At Notre Dame University, the school’s president, Reverend John I. Jenkins, announced Tuesday that all undergraduate courses will be offered only remotely for at least two weeks after “a dramatic increase” in the number of students. positive cases at school. Officials have identified 147 cases out of 927 total tests since August 3.
Jenkins also said residences would be limited to residents only, public spaces on campus would be closed, and students living off campus would be required to stay in their residences, partner only with their roommates, and not come to campus for this period. Jenkins said the school’s contact tracing efforts suggest that most infections come from off-campus gatherings.
The school’s policy is not to discipline students for behaviors revealed during contact tracing surveys, Jenkins said, to encourage participation in these efforts. “If, however, we learn of a serious policy violation from other sources, we will take disciplinary action,” he said.
Jenkins encouraged students to adhere to health protocols, avoid unsafe behavior and report unsafe behavior, noting that if mitigation efforts outlined on Tuesday fail, students could be sent home.
“The virus is a formidable enemy, it won last week as the Fighting Irish join their efforts to contain it,” he said.
Professors have been modeling diseases spread across campuses for months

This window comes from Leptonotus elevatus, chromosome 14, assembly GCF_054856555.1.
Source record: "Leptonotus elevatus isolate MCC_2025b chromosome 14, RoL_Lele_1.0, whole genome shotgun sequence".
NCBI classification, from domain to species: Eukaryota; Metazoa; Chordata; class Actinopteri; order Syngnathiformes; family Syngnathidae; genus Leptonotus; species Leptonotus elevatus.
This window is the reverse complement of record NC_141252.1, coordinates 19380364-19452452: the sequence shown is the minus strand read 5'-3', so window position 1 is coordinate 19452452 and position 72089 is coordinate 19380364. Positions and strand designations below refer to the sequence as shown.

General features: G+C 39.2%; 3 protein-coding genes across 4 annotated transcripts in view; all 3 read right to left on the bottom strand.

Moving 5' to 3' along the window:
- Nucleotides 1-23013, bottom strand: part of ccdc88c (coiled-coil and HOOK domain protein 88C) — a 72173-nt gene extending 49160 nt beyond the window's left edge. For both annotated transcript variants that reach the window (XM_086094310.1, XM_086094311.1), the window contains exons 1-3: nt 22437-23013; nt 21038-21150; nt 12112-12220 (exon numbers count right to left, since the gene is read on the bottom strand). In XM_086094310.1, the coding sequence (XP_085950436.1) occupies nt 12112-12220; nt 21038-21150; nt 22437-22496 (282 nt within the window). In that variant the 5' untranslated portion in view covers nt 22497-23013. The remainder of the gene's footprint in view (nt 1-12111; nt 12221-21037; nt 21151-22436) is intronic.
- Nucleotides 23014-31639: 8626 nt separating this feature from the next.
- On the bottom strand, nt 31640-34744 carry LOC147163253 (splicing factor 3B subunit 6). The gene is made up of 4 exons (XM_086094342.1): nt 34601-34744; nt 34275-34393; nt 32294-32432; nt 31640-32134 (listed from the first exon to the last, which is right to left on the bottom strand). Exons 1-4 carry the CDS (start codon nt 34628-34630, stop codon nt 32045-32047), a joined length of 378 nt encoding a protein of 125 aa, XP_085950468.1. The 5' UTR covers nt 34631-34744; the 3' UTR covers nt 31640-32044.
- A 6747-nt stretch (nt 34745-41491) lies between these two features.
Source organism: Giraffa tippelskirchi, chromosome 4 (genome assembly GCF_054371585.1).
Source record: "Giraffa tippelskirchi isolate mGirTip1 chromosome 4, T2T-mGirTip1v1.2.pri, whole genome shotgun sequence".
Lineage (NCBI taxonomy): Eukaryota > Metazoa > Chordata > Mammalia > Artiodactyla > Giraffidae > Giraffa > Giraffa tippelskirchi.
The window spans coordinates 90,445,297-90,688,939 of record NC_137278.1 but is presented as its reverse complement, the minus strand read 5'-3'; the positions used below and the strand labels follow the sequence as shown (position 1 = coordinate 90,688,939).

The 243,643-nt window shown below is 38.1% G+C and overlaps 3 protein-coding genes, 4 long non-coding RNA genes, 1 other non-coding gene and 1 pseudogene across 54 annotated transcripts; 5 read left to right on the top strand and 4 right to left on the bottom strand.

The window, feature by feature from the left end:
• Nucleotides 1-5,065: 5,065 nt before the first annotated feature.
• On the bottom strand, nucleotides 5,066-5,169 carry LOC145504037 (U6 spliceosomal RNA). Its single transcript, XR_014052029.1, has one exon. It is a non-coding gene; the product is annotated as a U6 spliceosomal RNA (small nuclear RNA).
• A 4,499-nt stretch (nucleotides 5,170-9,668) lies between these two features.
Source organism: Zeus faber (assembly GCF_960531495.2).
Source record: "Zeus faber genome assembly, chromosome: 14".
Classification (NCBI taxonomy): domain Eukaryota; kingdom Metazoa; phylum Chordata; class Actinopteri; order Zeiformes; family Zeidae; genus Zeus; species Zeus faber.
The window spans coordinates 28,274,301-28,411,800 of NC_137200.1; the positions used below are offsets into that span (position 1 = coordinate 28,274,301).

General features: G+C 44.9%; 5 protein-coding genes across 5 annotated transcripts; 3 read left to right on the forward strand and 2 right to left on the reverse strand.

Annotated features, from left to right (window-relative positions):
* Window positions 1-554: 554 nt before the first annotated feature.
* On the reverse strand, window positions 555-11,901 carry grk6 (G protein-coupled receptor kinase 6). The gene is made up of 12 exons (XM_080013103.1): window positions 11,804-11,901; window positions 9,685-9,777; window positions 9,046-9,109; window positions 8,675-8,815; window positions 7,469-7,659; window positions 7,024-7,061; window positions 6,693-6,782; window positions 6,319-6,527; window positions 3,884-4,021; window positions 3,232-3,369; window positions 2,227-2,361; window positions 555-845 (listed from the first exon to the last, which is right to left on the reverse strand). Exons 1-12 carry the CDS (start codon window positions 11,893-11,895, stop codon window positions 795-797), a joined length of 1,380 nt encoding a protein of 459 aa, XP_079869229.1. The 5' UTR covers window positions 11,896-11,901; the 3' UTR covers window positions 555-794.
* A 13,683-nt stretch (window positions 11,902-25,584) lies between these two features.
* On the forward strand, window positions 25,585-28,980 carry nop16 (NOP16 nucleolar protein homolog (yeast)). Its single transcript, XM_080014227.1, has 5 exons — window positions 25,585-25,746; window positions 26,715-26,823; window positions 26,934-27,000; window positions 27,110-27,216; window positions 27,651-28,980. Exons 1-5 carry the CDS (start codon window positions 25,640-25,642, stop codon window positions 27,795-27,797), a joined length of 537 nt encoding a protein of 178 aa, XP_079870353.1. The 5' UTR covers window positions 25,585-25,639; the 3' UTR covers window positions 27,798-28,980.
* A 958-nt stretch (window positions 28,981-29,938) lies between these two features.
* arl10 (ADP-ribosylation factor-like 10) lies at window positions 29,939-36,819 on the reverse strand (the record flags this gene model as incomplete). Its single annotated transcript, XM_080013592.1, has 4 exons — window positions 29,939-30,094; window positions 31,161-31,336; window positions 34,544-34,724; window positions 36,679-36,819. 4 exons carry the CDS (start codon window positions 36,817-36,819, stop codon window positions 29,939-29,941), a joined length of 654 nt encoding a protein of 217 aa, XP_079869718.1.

The cases at UNC, Notre Dame and elsewhere come after months of modeling, ordering masks and drafting safety guidelines. They also follow weeks of discussions about whether to reopen amid, in some cases, pressure from public health experts, faculty and students to stay largely at bay and the weight of pressure on income that could result from maintaining a closed campus. For many colleges, the funds students pay for on-campus housing represent an important source of income, and almost all schools rely heavily on tuition fees, which they worried the students and their families be reluctant to pay for a fully online experience.
The recent outbreaks raise the question of whether schools are doing enough to keep campuses safe, which are tightly interwoven communities that are susceptible to viral spread.
“We are starting to see that schools that have chosen to react only after symptoms appear are like fire departments that only react to alarms after the house has been declared fully on fire,” said David Paltiel. , professor at Yale School. of Public Health. “We explored thousands of scenarios and failed to find a single plausible circumstance under which this strategy would be able to contain an outbreak. “